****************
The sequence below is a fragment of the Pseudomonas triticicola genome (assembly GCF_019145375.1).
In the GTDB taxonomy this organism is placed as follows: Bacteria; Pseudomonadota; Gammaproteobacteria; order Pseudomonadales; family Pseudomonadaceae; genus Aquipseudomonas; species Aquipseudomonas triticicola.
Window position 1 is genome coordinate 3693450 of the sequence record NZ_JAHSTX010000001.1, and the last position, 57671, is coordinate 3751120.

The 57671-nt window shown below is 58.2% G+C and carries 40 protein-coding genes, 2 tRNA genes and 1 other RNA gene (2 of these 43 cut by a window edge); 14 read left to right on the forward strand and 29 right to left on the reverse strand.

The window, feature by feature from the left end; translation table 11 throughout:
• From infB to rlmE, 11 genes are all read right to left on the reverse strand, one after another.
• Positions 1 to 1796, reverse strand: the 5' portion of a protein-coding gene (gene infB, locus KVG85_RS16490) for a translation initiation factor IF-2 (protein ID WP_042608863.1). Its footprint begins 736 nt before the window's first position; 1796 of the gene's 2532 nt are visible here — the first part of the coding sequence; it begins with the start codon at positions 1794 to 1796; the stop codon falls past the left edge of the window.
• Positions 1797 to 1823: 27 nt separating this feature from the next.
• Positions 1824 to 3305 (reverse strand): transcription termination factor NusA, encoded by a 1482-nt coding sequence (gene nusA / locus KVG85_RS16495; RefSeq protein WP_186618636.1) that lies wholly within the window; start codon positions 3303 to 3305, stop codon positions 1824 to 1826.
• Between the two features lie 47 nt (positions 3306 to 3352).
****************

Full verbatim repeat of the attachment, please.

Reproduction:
The sequence below is a fragment of the Pseudomonas triticicola genome (assembly GCF_019145375.1).
In the GTDB taxonomy this organism is placed as follows: Bacteria; Pseudomonadota; Gammaproteobacteria; order Pseudomonadales; family Pseudomonadaceae; genus Aquipseudomonas; species Aquipseudomonas triticicola.
Window position 1 is genome coordinate 3693450 of the sequence record NZ_JAHSTX010000001.1, and the last position, 57671, is coordinate 3751120.

The 57671-nt window shown below is 58.2% G+C and carries 40 protein-coding genes, 2 tRNA genes and 1 other RNA gene (2 of these 43 cut by a window edge); 14 read left to right on the forward strand and 29 right to left on the reverse strand.

The window, feature by feature from the left end; translation table 11 throughout:
• From infB to rlmE, 11 genes are all read right to left on the reverse strand, one after another.
• Positions 1 to 1796, reverse strand: the 5' portion of a protein-coding gene (gene infB, locus KVG85_RS16490) for a translation initiation factor IF-2 (protein ID WP_042608863.1). Its footprint begins 736 nt before the window's first position; 1796 of the gene's 2532 nt are visible here — the first part of the coding sequence; it begins with the start codon at positions 1794 to 1796; the stop codon falls past the left edge of the window.
• Positions 1797 to 1823: 27 nt separating this feature from the next.
• Positions 1824 to 3305 (reverse strand): transcription termination factor NusA, encoded by a 1482-nt coding sequence (gene nusA / locus KVG85_RS16495; RefSeq protein WP_186618636.1) that lies wholly within the window; start codon positions 3303 to 3305, stop codon positions 1824 to 1826.
• Between the two features lie 47 nt (positions 3306 to 3352).